The Next Level
By Andre´ Joseph
No path is easy in the pursuit of a dream career. When it comes to the entertainment business; however, there are no guarantees of financial comfort. This era of YouTube, Vine, Facebook, and any other outlet for displaying motion picture work to the masses has opened up doors that seemed so hard to open a decade ago. More competitive now than it has ever been.
To be in such a spot where I’ve devoted my life and career to moviemaking, I have had my dark lows and my humble highs. It is still an ongoing rollercoaster of a ride. No successful project has been made without personal and professional conflicts, financial setbacks, or self-doubts. I’ve learned from the times when people tried to steal my vision or were not present when my projects needed the most help for exposure. Even as of today, it is hard to tackle such ambitious work when some people around me will not go the extra mile to help because “it’s not their problem.”
So why keep pursuing your dream career when the odds are stacked against your success? Why go after something impossible as opposed to settling for a quick paycheck job? In an interview that my mom once shared with me from Success Magazine, the Oscar winning actor Michael Douglas said, “When there’s a good wind behind you, sailing is a breeze. But how you conduct yourself during the difficult times is what’s really important. That’s what separates people.” I’m not afraid to admit my failures in the classroom as a kid, lack of success with women, the number of jobs where I was not hired, or the 70 plus times my movies were rejected by film festivals. Yet, it was the experience those failures and building a more firm backbone that defined who I am as a man once I achieved any level of success.
To be very honest, my first three relatively ambitious feature films did not go as far as I wanted because I relied too much on what other people thought. They did not spend those restless nights writing the script and worrying about actor schedules, how they were going to pay the crew, or how to release it properly. When I decided to do the short film Night Stream, I felt alone in the struggle to bring a technically simple but emotionally complicated story to life. Money was tight, crew members dropped out after three days, and even one actor chose to walk off set for no explanation. Part of me wanted to throw my hands up and cry off to bed. But I listened to my heart and I kept on going. The inner strength to stay focused led to two film festival acceptances, four award nominations, and one win for my co-star Reginald L. Barnes. His victory was a win for the entire film.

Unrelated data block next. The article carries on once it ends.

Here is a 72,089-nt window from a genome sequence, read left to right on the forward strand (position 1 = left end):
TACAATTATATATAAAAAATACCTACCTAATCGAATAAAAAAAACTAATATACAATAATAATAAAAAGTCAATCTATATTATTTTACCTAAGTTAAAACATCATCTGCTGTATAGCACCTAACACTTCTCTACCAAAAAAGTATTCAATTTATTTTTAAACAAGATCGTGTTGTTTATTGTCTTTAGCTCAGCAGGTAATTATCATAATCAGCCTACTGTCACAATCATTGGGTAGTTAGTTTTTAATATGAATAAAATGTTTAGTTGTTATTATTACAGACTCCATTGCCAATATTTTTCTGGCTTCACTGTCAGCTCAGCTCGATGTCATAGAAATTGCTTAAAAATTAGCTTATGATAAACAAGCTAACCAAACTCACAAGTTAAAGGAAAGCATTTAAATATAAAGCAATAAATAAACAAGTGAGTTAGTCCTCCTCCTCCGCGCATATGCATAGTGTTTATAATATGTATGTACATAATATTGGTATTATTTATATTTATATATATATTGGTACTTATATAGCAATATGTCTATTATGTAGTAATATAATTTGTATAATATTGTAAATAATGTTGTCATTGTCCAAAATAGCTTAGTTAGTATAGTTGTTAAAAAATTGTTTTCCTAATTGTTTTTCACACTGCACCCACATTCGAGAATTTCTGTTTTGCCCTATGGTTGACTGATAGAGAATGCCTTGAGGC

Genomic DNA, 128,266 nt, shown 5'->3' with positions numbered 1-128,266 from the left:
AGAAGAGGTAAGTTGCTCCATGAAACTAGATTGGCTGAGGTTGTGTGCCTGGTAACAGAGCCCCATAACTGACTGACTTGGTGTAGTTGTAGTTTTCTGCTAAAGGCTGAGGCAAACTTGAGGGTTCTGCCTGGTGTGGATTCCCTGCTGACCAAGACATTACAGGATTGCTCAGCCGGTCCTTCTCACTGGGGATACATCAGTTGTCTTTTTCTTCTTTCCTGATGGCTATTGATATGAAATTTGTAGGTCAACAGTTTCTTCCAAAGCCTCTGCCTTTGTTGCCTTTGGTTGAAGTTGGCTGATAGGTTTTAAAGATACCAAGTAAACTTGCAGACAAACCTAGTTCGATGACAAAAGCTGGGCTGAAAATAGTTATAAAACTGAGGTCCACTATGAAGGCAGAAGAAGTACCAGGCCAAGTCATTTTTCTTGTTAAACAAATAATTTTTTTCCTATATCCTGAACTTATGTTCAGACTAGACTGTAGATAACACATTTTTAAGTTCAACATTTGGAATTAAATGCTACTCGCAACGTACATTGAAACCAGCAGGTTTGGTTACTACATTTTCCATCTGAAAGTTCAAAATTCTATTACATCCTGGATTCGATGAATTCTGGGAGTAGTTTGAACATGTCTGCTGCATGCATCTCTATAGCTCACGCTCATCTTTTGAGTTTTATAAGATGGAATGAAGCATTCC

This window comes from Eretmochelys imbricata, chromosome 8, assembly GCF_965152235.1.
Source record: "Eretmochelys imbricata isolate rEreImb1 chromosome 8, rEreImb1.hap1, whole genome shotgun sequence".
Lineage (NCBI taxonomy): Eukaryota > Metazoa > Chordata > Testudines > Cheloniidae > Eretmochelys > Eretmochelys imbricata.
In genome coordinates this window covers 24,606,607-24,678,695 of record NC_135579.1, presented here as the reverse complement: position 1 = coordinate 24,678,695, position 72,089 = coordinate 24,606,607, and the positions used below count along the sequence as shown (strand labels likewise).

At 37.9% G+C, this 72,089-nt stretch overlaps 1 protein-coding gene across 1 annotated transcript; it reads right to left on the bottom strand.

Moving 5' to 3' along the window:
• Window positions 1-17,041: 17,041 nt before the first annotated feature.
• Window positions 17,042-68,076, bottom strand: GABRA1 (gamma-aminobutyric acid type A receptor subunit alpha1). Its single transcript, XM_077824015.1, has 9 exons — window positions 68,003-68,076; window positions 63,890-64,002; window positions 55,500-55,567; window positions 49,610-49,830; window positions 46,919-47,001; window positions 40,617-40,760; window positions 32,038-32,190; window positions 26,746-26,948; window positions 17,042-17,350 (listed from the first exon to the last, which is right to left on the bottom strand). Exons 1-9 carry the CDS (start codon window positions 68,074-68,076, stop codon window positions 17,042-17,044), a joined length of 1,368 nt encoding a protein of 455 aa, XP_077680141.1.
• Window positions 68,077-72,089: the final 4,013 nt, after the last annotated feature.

Night Stream set the gung-ho tone for my next two shorts, Tempted and The Dinner. Though both films were nowhere near as difficult to make, they still presented their individual challenges and eventually led to even bigger film festival acceptances to places like the Garden State Film Festival and the Hoboken International Film Festival. Again, they would not be possible had I not built up courage to make them because of their challenges.
Of course no success can be achieved through individual effort. Anyone can have the inner will to achieve success if they set a goal. But we all need the extra help and to find ways to give back. I have been blessed to have worked with many talented actors and crew in the 8 years I’ve been making movies professionally. At the same time, I’m proud of my ability to support other people’s dreams like shooting event videos for the website of Amelia Meloni’s Vintage NYC Magazine; working as a cinematographer for Jim Harkins’ first feature film Leo John Ain’t Dead No More; shooting youth crime prevention videos for Dr. Robert Goldman’s T.A.S.T.E. and Tikkun Long Island programs; directing a Casablanca-style music video for the incredibly talented singer Tina Siciliano; and the list goes on. I believe in what they do and I try my very best to bring the passion I have in my work to support their dreams and goals. Sometimes I wish the companies I would send my resume to would see that.
In the end, failures and successes come hand and hand. Without failure and rejection, there would be no motivation to go after success. I used to be that overlooked kid in the school who was sensitive about every challenge both academically and socially. Now I understand why I had to endure those hard times. Why I’ve been prepared for the challenges I currently face with creating my work, finding work, and finding true love. It was about becoming an effective leader. I’m not quite where I want to be. But I’m damn sure going to do everything in my power to get there. If you’re reading this wherever you are in life, I hope these words can inspire you to do the same for your dream.